I’d brought some old sheets from home to use as dust sheets – the fitted kind, with elastic round the corners. A pair of scissors and voilà!

impromptu facemasks!

impromptu face-masks!

 

By the end of the day, the job had morphed somewhat.

Plan A: Remove chimney flue and fireplace

Plan B: Plumb in bath in upstairs bathroom

Final result: Wall, ceiling and bath ripped out of downstairs bathroom.

Downstairs bathroom

On the plus side we found that

  • the waste pipes didn’t run where we thought they did and are actually easier to connect to than anticipated
  • the water pipes actually run across the floor, not round the room as we’d supposed (good job we hadn’t drilled through that concrete then!)
  • the damp in the downstairs bathroom was being caused by a leaking shower waste from  the upstairs bathroom running down inside the cavity and puddling on the ground floor, not rising damp. (much cheaper to fix)

On a not-so-positive note, we also discovered that the boxed in ceiling beams everywhere in the house actually hide steel girders, not the beautiful oak beams we were hoping to bring back to their former glory. Well, at least it cuts down on the worry about wood-worm! 🙂

So, we still have our condemned fireplace and now have not one, but two wrecked bathrooms. Is it just us? Has anyone else had similar experiences?

Oh well. Something to look forward to on our next visit!

OMG, we have heat!

Back in the spring of 2016, when we first saw our new house advertised, we were fascinated by the description of an ancient water mill with a working  wheel  that the present owner had adapted to run the central heating.

When we first visited the mill in April the owner was ‘asleep in bed’ and it was his teenage son who accompanied the agent, Gérard, as he showed us round the property. We loved the glass panel in the living room floor which looked down onto the water wheel under the house and as the son demonstrated how to use the big 19th century iron handle in the living room which was the mechanism for opening the large wooden vanne or sluice gate that let the water flow from the mill pond down onto the wheel, we were hooked.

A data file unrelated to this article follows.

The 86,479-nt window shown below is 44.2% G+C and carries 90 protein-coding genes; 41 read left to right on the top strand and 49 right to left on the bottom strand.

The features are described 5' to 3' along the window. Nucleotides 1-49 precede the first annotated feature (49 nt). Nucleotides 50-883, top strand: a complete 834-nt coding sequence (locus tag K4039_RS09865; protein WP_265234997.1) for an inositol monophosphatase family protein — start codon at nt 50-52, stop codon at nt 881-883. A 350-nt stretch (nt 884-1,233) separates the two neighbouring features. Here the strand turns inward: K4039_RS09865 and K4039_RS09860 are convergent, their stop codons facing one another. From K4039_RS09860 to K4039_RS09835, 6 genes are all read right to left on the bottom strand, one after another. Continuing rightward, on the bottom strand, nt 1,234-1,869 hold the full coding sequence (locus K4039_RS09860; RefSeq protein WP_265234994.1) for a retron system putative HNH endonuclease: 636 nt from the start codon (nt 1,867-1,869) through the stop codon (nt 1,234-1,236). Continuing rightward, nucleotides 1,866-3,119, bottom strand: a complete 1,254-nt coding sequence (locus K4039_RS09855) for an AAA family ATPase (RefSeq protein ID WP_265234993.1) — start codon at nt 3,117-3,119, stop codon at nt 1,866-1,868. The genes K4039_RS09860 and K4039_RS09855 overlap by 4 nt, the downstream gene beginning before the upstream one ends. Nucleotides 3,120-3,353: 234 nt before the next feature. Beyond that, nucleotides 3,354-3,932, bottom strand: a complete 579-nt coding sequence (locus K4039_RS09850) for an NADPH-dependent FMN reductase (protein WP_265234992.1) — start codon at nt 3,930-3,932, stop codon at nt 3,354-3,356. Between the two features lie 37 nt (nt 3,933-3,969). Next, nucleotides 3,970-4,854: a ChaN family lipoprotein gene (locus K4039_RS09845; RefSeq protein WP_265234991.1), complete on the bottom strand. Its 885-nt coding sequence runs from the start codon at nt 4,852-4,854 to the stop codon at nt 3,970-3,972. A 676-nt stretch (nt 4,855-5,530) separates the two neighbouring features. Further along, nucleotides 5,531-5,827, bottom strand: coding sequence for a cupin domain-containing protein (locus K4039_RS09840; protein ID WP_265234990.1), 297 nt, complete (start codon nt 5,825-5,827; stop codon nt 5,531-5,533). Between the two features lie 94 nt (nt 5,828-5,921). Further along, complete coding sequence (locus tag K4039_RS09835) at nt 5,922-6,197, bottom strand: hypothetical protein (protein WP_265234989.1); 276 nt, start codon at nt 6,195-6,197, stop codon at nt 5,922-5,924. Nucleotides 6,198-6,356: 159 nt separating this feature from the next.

So it was disappointing  (but obviously not a deal-breaker) when Gérard took us through to the garage and showed us the gearing that transformed the rotations of the waterwheel into a speed that was sufficient to generate electricity to power an electric central heating boiler, but added that the turbine was broken so this didn’t work at the moment.  He pointed to a metal box on the garage wall, indicating that this was the afore-mentioned non-functioning  piece of kit.

When we visited again in June to confirm our decision that this was THE ONE, Monsieur was available to confirm that his turbine had broken and that it would cost about 1000 euros to replace.

Now I don’t know about you, but I don’t know much about water wheels, mechanics or electrics. So when someone points to a metal box on the wall and says it doesn’t work, I think ‘But it would be good to get it working because that would mean free central heating’.

Once we had signed the deeds and Moulin de la Roche was ours we spent a lot of time trawling through YouTube videos and websites, educating ourselves on how we could generate electricity from out water wheel to run the central heating. There are 11 enormous hot water radiators in the house, but how to heat the water to run them was still a mystery.

We spent the Christmas and New Year holidays in France, fired with the adventurous spirit shared by all those living the romantic dream of bringing an old property back to life, putting up with physical discomfort, coping with a few free-standing electric radiators and snuggling under a duvet on the sofa in the evening during a particularly cold winter, with temperatures falling to -10C in our part of France.

During this visit we had examined the set up in the garage in more detail. The metal box on the wall turned out not to be a turbine or a generator of any sort but the actual central heating boiler. The broken generator attached to the water wheel had obviously been disposed of and on closer inspection it became apparent that the boiler was actually connected to mains electricity. The joy of thinking we might actually be able to have heating soon disappeared as Colin switched on the boiler and the power to the entire house blew. Gérard had been right all along. The boiler didn’t work. We wouldn’t have heating until we could sort out a new boiler and a generator to power it from the water wheel.

Wind forward to February and a conversation with a lovely lady called Lydia at EDF France. While trying to sort out why the electricity supply had not been transferred to our name I discovered that our debt-ridden predecessors had reduced the supply limit to cut the standing charge on their electric bills. Lydia informed me that we needed a higher power limit to cover any central heating that we might have. Light bulb moment! (Excuse the pun)Why hadn’t I thought of that?